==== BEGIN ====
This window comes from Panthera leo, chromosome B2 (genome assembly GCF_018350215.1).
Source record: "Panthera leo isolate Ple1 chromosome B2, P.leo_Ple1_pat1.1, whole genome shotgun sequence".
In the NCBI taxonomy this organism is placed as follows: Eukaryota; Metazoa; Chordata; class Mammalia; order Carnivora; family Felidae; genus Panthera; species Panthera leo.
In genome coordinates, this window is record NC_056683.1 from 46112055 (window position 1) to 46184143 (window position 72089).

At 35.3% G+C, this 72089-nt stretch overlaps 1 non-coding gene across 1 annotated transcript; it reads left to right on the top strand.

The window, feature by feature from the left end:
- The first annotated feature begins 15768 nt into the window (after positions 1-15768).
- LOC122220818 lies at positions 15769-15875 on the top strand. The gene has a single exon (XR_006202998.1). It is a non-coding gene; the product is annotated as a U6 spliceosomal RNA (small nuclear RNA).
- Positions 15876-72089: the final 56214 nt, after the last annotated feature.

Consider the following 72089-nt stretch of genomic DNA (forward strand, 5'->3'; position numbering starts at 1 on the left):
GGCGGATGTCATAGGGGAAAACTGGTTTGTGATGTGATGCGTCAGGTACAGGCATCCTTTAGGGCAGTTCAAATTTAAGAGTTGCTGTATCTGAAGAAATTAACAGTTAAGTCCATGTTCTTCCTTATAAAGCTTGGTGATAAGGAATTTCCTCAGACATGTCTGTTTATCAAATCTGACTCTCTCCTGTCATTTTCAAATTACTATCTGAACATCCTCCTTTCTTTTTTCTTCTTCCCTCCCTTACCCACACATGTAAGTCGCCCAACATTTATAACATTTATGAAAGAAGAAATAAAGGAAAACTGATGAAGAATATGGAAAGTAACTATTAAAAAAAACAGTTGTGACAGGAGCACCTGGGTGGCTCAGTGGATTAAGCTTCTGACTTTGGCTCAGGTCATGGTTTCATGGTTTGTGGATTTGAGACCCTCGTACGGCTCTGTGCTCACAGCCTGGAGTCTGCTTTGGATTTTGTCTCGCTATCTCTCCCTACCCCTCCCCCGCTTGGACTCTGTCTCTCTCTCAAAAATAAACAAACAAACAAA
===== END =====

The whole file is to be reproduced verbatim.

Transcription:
This window comes from Panthera leo, chromosome B2 (genome assembly GCF_018350215.1).
Source record: "Panthera leo isolate Ple1 chromosome B2, P.leo_Ple1_pat1.1, whole genome shotgun sequence".
In the NCBI taxonomy this organism is placed as follows: Eukaryota; Metazoa; Chordata; class Mammalia; order Carnivora; family Felidae; genus Panthera; species Panthera leo.
In genome coordinates, this window is record NC_056683.1 from 46112055 (window position 1) to 46184143 (window position 72089).

At 35.3% G+C, this 72089-nt stretch overlaps 1 non-coding gene across 1 annotated transcript; it reads left to right on the top strand.

The window, feature by feature from the left end:
- The first annotated feature begins 15768 nt into the window (after positions 1-15768).
- LOC122220818 lies at positions 15769-15875 on the top strand. The gene has a single exon (XR_006202998.1). It is a non-coding gene; the product is annotated as a U6 spliceosomal RNA (small nuclear RNA).
- Positions 15876-72089: the final 56214 nt, after the last annotated feature.

Consider the following 72089-nt stretch of genomic DNA (forward strand, 5'->3'; position numbering starts at 1 on the left):
GGCGGATGTCATAGGGGAAAACTGGTTTGTGATGTGATGCGTCAGGTACAGGCATCCTTTAGGGCAGTTCAAATTTAAGAGTTGCTGTATCTGAAGAAATTAACAGTTAAGTCCATGTTCTTCCTTATAAAGCTTGGTGATAAGGAATTTCCTCAGACATGTCTGTTTATCAAATCTGACTCTCTCCTGTCATTTTCAAATTACTATCTGAACATCCTCCTTTCTTTTTTCTTCTTCCCTCCCTTACCCACACATGTAAGTCGCCCAACATTTATAACATTTATGAAAGAAGAAATAAAGGAAAACTGATGAAGAATATGGAAAGTAACTATTAAAAAAAACAGTTGTGACAGGAGCACCTGGGTGGCTCAGTGGATTAAGCTTCTGACTTTGGCTCAGGTCATGGTTTCATGGTTTGTGGATTTGAGACCCTCGTACGGCTCTGTGCTCACAGCCTGGAGTCTGCTTTGGATTTTGTCTCGCTATCTCTCCCTACCCCTCCCCCGCTTGGACTCTGTCTCTCTCTCAAAAATAAACAAACAAACAAA